Heather Michon

Heather Michon
June 25
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Editor’s Pick
APRIL 30, 2012 10:30AM

Can 'Slut' Be Reformed?

Rate: 8 Flag

The Mudflap Girl"We might as well own it, right?"

This is the new battle cry of Sluts Across America, a crowdsourcing website that wants to take the steaming cowpies dropped by Rush Limbaugh and his fellow travelers and form a "collective voice of the women and men in this country who use or support birth control, and are sick of being judged because of our desire to be responsible and safe about our sexual health."

"If protecting ourselves makes us sluts, then it's time to redefine what "slut" actually means."

Judging by the number of responses on the site, they have found large and willing audience. It's also on the verge of becoming a part of the wider efforts of groups like SlutWalk, which has made the reappropriating of "slut" a cornerstone of their movement.   

Slut: A Linguistic History

Slut is an old gal, dating back well over a half a millennium old, and her meaning has changed in shape and form over the centuries.  

Most scholars cite Thomas Hoccleve's poem "The Letter of Cupid" in 1402 as the first use of slut in English, but it got its start much earlier. Linguists find its roots all around the North Sea during the Middle Ages: among them the Icelandic slottr, the Swedish slata, the Dutch slodde and the Irish slaodaire.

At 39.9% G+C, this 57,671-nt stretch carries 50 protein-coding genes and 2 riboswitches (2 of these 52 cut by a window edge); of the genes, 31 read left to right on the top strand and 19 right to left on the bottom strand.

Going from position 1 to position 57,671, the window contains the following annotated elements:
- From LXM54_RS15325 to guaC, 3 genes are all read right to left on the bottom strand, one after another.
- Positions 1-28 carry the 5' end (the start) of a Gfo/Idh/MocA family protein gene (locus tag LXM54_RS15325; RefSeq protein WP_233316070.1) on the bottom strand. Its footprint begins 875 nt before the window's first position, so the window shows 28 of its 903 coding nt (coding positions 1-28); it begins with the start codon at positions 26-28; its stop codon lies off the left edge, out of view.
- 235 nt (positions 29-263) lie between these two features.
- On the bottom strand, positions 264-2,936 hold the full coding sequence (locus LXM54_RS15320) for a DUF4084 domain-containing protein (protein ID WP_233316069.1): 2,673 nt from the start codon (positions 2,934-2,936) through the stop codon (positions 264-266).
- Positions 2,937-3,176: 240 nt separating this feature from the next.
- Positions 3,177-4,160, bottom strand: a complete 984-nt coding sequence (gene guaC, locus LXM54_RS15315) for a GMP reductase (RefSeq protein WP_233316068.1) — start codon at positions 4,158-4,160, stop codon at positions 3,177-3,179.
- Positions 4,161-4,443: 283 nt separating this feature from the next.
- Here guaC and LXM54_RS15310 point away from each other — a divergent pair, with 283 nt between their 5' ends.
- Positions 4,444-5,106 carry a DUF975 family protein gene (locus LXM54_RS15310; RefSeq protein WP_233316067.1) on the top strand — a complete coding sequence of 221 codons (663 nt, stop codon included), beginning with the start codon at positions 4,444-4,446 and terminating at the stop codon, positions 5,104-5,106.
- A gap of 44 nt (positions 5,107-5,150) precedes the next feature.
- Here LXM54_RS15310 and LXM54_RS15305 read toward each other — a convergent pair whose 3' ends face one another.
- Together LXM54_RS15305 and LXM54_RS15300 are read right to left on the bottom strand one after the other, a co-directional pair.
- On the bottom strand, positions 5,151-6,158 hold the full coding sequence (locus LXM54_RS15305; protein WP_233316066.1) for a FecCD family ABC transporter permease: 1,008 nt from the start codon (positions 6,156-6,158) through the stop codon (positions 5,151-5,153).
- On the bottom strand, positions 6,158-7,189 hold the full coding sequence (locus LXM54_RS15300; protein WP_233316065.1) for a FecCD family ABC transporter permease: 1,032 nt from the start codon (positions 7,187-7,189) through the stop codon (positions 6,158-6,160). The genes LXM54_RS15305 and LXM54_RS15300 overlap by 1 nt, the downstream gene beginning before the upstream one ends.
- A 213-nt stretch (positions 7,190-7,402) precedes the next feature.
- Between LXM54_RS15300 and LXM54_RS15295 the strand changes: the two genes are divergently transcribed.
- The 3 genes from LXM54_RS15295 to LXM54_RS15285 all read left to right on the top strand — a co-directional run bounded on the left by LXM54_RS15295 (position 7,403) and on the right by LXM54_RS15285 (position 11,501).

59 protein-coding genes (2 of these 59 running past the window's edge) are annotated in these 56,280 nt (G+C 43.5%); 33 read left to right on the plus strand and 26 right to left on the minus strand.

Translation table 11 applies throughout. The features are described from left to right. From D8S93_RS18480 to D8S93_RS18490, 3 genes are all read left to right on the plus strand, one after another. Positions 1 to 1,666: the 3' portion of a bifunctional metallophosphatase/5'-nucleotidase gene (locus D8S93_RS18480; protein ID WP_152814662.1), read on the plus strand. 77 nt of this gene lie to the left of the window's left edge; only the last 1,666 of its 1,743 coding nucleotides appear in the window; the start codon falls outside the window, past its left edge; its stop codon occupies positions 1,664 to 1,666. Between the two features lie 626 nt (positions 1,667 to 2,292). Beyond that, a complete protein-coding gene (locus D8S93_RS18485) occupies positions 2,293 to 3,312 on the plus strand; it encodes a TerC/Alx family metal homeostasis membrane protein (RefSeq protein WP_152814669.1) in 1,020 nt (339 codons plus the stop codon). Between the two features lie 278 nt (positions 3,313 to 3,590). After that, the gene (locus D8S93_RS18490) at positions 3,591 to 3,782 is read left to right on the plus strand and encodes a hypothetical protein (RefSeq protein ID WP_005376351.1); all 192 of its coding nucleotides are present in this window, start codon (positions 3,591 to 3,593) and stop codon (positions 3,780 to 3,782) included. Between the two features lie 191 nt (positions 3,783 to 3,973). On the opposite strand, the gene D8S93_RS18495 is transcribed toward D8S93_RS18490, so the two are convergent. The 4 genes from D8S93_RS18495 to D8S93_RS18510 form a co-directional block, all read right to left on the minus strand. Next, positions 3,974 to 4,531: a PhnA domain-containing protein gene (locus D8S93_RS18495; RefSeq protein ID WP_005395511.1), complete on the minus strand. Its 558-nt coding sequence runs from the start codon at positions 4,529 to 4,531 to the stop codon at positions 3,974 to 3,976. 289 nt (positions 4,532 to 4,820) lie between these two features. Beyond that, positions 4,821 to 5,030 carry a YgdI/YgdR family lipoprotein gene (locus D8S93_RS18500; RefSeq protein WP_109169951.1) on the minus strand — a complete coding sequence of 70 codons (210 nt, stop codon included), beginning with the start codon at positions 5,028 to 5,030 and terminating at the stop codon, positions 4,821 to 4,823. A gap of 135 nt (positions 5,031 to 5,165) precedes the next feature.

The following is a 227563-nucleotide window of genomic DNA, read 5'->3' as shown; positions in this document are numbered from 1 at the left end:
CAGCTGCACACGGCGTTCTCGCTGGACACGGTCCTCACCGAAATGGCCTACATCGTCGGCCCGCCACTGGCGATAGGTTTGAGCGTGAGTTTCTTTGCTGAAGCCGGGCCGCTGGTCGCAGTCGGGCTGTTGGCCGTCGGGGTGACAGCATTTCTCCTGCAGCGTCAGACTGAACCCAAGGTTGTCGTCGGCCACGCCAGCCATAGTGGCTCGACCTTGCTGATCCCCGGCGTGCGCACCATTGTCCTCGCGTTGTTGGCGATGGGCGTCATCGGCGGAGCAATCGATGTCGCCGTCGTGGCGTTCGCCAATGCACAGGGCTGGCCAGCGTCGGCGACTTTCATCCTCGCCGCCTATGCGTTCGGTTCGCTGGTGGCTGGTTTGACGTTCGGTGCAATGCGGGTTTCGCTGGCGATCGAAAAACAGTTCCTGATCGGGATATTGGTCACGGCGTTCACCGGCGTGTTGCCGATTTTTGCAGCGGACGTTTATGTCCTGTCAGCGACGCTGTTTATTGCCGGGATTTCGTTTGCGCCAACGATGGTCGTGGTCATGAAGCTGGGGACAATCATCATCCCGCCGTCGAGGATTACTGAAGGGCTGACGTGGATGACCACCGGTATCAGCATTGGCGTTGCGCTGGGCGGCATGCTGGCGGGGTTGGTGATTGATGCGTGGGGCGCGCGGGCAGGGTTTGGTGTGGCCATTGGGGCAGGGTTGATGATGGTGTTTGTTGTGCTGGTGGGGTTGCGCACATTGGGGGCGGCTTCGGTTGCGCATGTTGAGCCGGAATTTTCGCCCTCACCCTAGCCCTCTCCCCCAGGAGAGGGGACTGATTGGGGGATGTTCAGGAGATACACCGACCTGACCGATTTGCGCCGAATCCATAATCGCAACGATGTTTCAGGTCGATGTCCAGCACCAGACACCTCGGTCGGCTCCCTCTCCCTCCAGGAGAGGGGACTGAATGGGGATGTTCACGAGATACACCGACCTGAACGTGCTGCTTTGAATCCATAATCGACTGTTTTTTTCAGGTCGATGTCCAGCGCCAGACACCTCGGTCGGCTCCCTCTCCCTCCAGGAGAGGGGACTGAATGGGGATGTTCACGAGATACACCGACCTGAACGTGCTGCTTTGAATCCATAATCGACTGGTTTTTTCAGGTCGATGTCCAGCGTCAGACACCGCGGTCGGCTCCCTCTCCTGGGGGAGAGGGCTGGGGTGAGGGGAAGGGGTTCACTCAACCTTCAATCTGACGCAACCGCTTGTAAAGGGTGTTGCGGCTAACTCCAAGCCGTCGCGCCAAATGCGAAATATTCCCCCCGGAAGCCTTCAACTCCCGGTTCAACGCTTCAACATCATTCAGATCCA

Slut and its Germanic cousins originally meant things like lazy, dirty, idle, sloppy. It was not sexual, nor exclusively applied to females. ("Why is thy lord so sluttish, I thee pray," asks one of Geoffrey Chaucer's characters in The Canterbury Tales, wanting to know why one of the wealthy pilgrims was so slovenly dressed.) But around the time it arrived in English, it attached itself almost exclusively to women, usually kitchen or scullery maids.

The first known use of slut as a pejorative for a sexually promiscuous woman appeared around 1450. No mystery as to why; by the end of the Middle Ages, the basic Western views of women's sexuality had hardened into a form we might find all-too-familiar today. The veneration of the Virgin Mary and vilification of the sinful Eve defined the boxes into which all women were sorted. 

So it's little wonder that slut was applied to women seen as morally, rather than just physically, dirty. This dual meaning walked hand-in-hand, right into the 20th Century, where its physical meaning fell away and its moral meaning flourished along with the sexual revolutions of the new century.     

Reclaiming Slut

So slut has expanded a bit over time - but does that mean it can be turned into a positive?

Reappropriating derogatory words is not a new concept. From the Roundheads and sans-coulottes of the 17th and 18th Centuries to the queers and dykes of the late 20th Century to the Guidos of the Jersey Shore, there's almost no political, religious, ethnic or social group that hasn't attempted to take the sting out of hate language by turning it into a badge of honor.